We live in a climate of such fear, but we may have less to fear than any previous generation. Why is that?
We rarely send kids to trick or treat for candy from strangers anymore. The widespread belief being that the candy we’d come home with wouldn’t be fit for consumption. Is this true?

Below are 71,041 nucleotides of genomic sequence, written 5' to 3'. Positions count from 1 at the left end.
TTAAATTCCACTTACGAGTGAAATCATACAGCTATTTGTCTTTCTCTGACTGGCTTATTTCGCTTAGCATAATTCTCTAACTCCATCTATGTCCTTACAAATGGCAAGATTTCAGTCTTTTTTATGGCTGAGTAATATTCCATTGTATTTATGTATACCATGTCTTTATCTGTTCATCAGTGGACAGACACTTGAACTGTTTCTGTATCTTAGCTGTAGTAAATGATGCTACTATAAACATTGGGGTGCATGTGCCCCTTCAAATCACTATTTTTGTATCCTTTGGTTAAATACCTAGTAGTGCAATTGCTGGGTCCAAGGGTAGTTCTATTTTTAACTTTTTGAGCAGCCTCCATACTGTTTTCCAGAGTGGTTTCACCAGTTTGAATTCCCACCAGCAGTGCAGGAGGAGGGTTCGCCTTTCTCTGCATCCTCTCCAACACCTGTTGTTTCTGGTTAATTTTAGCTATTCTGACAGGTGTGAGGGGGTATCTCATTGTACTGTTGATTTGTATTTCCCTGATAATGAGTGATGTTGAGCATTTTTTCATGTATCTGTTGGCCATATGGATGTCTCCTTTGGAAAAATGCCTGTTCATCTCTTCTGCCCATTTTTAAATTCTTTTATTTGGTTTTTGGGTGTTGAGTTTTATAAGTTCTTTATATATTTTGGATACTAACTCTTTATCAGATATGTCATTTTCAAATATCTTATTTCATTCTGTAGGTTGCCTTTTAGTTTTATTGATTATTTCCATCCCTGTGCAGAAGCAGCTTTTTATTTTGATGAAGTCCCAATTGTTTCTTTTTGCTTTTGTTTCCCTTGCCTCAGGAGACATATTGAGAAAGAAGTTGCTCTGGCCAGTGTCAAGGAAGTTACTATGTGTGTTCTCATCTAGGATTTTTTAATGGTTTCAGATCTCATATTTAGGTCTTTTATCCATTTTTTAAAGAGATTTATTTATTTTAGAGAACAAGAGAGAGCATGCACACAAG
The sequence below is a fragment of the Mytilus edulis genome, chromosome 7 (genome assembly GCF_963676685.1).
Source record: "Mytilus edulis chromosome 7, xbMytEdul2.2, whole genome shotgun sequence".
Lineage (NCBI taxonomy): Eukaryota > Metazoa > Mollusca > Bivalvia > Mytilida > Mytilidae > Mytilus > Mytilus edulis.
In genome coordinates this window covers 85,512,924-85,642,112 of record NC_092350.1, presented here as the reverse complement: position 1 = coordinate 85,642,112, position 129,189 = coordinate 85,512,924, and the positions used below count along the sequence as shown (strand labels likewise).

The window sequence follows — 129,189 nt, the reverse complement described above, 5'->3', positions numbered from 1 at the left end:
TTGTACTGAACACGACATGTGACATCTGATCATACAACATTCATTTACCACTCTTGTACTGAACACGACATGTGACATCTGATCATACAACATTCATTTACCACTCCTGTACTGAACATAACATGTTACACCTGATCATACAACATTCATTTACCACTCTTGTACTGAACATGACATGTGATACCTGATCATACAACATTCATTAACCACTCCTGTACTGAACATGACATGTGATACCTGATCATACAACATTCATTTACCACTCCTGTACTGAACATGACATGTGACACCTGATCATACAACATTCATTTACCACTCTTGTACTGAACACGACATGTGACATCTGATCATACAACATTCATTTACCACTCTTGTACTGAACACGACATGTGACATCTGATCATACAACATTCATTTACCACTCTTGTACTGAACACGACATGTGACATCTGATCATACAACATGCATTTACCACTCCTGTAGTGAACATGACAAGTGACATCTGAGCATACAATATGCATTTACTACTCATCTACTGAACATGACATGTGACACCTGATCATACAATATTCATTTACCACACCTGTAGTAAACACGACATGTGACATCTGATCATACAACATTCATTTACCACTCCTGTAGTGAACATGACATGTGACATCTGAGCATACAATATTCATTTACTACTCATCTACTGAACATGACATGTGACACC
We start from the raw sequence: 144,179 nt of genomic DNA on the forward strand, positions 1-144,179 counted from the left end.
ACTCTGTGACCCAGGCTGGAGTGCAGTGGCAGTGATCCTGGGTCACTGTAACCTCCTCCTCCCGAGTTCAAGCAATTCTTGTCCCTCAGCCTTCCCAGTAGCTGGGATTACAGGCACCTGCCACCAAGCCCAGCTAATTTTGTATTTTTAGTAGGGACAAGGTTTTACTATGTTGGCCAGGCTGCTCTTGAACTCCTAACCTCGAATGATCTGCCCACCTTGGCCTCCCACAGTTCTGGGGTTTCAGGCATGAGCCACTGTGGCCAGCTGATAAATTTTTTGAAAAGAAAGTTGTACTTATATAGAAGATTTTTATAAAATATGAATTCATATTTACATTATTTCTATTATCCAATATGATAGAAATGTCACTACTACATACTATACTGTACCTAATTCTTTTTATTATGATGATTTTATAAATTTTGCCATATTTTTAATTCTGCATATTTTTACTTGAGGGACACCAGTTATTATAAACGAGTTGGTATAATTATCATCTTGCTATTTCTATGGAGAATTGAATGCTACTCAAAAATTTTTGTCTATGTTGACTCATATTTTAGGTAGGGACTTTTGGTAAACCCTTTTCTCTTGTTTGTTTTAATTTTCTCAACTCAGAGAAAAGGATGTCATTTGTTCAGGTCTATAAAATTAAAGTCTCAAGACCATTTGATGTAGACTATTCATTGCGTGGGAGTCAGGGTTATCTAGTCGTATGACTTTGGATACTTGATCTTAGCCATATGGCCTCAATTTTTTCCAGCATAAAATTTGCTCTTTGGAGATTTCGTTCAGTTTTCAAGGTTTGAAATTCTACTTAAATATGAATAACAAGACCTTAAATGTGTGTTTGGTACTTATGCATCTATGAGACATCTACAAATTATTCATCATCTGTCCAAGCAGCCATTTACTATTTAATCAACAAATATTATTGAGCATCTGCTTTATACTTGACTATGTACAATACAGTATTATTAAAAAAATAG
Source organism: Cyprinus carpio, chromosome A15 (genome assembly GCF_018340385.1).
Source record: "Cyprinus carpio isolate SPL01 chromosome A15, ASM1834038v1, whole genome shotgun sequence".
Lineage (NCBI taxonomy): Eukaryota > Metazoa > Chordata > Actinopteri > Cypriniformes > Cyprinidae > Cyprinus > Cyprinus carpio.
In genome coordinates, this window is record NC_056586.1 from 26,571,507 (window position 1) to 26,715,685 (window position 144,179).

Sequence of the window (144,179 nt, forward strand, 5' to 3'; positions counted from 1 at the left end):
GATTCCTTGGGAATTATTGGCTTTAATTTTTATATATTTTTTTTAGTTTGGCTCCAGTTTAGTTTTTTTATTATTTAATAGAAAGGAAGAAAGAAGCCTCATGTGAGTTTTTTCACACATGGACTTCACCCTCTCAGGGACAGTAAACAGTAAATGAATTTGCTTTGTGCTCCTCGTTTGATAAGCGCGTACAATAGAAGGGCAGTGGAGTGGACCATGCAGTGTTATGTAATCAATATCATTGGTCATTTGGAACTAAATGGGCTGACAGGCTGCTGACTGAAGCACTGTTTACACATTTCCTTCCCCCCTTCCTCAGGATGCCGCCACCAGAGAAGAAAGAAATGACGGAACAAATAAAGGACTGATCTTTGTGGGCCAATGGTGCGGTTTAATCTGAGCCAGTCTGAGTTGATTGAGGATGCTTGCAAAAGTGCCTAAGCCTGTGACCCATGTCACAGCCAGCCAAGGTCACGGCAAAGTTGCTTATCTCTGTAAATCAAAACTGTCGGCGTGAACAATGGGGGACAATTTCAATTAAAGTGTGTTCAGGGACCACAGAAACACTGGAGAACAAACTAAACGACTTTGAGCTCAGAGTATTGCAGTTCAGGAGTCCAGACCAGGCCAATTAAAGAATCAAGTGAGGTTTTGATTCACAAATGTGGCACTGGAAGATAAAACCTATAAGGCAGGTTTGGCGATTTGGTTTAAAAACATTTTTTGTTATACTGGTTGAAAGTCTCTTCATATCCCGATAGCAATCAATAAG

In a case from Detroit, Michigan in 1970, 5-year-old Kevin Toston died four days into a coma that was later found to be caused by an overdose of heroin. Subsequently, heroin was found in his Halloween candy. A thorough investigation revealed that the heroin had not come from a stranger – it had come from his uncle’s obviously poorly hidden stash of heroin. When his family realized that they might be found guilty of neglect, they put some of the heroin in his candy in the hopes of covering up their part in his death. In 1974, 8-year-old Timothy Mark O’Bryan died as a result of consuming Pixie Stix® poisoned with cyanide after Halloween, a crime for which his father was subsequently convicted and executed. His father made use of the myth of Halloween poisonings to cover up his own actions. While these deaths are undeniably tragic, the real danger to the children involved came from their own homes, not faceless strangers.